DEBT SHOWDOWN

Debt ceiling debate works toward contentious compromise

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Officials familiar with the negotiations said that McConnell had been in frequent contact with Vice President Joe Biden, who has played an influential role across months of negotiations.

Sunday night, President Obama announces the debt ceiling deal has been reached.

The talks were proceeding toward a two-step system for raising the debt limit and cutting spending.

The first step would take place immediately, raising the debt limit by nearly $1 trillion and cutting spending by a slightly larger amount over a decade.

That would be followed by creation of a new congressional committee that would have until the end of November to recommend $1.8 trillion or more in deficit cuts, targeting benefit programs such as Medicare, Medicaid and Social Security, or overhauling the tax code. Those deficit cuts would allow a second increase in the debt limit, which would be needed by early next year.

If the committee failed to reach its $1.8 trillion target, or Congress failed to approve its recommendations by the end of 2011, lawmakers would then have to vote on a proposed constitutional balanced-budget amendment.

If that failed to pass, automatic spending cuts totaling $1.2 trillion would automatically take effect, and the debt limit would rise by an identical amount.

Social Security, Medicaid and food stamps would be exempt from the automatic cuts, but payments to doctors, nursing homes and other Medicare providers could be trimmed, as could subsidies to insurance companies that offer an alternative to government-run Medicare.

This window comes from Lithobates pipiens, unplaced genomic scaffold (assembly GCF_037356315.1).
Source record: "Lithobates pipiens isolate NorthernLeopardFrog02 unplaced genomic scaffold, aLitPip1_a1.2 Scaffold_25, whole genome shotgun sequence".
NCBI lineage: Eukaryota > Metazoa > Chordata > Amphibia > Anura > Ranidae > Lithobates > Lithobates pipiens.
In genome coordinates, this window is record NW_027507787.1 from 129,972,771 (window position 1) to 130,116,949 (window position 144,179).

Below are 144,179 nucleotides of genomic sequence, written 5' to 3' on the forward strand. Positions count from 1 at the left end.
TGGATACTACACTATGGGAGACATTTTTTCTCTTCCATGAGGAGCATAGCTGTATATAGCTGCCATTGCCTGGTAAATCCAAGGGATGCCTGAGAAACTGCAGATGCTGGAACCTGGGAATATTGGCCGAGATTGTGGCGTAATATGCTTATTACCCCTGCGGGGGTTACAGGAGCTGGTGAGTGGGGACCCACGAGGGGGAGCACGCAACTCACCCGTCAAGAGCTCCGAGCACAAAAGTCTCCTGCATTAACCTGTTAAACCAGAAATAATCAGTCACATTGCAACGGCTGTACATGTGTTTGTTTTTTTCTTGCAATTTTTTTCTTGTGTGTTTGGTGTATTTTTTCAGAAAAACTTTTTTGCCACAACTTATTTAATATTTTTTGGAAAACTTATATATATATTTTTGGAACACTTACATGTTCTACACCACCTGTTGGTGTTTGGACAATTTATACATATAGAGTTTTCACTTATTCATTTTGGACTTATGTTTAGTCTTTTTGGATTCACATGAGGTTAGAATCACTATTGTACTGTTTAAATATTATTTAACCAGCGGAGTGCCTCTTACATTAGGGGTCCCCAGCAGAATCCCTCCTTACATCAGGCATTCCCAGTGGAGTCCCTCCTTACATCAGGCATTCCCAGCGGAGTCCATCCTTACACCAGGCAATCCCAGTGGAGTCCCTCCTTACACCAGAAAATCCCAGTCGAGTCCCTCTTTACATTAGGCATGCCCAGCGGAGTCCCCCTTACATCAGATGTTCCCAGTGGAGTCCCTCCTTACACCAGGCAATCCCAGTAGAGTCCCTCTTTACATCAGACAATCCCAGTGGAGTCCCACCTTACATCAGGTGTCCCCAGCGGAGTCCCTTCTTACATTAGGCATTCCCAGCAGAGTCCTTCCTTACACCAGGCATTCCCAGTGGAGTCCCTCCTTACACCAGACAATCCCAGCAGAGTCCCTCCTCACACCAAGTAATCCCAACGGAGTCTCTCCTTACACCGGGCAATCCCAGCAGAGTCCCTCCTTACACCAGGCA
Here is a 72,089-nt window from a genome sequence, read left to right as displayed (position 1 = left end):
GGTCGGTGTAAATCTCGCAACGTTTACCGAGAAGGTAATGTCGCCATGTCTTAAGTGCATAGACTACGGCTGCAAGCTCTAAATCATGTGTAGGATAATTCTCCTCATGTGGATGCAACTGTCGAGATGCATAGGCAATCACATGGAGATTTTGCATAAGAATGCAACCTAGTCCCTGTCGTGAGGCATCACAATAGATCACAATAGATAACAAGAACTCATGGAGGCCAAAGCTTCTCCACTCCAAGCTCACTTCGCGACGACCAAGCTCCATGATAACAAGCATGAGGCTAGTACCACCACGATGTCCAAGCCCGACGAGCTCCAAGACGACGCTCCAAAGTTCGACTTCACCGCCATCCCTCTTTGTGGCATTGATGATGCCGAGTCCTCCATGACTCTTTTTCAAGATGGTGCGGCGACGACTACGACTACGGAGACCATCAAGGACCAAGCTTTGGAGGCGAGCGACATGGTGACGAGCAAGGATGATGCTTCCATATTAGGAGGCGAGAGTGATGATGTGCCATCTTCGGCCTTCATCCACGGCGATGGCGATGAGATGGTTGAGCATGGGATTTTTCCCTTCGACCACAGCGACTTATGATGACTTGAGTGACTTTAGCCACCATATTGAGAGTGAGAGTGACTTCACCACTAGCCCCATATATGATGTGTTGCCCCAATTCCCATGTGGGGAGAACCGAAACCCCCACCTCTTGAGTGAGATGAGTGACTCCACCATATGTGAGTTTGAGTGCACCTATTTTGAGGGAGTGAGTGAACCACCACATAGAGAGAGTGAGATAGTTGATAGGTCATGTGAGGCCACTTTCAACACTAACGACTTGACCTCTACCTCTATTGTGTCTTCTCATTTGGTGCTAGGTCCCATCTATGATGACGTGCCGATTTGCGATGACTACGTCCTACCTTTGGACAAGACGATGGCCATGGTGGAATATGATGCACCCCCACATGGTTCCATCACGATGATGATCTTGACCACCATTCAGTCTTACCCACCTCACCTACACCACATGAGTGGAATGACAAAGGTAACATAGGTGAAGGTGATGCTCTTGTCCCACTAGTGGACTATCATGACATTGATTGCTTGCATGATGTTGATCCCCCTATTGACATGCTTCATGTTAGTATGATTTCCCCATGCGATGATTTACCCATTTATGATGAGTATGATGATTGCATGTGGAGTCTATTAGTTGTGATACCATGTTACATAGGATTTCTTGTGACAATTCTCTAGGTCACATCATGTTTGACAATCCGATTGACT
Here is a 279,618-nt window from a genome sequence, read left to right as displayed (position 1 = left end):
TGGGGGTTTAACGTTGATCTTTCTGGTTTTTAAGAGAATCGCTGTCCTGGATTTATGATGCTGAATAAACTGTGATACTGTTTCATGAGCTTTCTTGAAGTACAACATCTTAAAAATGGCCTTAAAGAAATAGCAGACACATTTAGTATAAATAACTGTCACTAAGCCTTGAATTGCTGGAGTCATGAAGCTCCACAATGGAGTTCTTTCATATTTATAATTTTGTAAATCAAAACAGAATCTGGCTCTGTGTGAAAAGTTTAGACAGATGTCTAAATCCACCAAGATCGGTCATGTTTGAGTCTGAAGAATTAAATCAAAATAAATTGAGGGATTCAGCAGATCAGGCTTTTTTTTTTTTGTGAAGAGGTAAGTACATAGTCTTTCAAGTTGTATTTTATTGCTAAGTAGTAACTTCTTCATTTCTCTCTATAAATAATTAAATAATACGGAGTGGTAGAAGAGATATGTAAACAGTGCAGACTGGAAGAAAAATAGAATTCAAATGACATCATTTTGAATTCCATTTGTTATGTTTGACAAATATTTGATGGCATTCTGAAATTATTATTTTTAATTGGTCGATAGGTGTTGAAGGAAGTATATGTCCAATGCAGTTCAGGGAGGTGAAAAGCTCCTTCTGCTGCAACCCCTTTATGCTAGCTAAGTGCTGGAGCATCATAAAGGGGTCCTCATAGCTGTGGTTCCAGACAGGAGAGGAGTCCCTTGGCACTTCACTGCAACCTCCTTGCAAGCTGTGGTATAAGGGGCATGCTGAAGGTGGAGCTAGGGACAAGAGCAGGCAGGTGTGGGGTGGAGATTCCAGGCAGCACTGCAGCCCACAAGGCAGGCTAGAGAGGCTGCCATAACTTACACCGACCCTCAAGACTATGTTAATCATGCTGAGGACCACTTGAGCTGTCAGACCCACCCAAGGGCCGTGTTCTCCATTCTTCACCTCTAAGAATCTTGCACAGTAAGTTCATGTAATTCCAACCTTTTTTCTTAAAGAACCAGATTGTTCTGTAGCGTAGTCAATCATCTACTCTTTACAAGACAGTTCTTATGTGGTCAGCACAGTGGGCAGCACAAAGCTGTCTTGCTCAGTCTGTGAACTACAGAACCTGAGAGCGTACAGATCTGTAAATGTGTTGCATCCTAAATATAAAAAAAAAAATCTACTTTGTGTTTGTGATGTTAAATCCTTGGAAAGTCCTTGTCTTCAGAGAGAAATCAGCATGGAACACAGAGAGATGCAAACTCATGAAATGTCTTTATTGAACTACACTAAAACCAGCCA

Officials describing those steps spoke on condition of anonymity, citing both the sensitivity of the talks and the potential that details could change.

The emerging deal could mark a classic compromise, a triumph of divided government that would let both Obama and Republicans claim they had achieved their objectives.

As the president demanded, the deal would allow the debt limit to rise by enough to tide the Treasury over until after the 2012 elections.

But barring a change, it appeared Obama's proposal to extend the current payroll tax holiday beyond the end of 2011 would not be included, nor his call for extended unemployment benefits for victims of the recession.

Republicans would win spending cuts of slightly more than the increase in the debt limit, as they have demanded. Additionally, tax increases would be off-limits unless recommended by the bipartisan committee that is expected to include six Republicans and six Democrats. The conservative campaign to force Congress to approve a balanced-budget amendment to the Constitution would be jettisoned.

Congressional Democrats have long insisted that Medicare and Social Security benefits not be cut, a victory for them in the proposal under discussion. Yet they would have to absorb even deeper cuts in hundreds of federal programs than were included in Reid's bill, which many Democrats supported in a symbolic vote on the House floor on Saturday.

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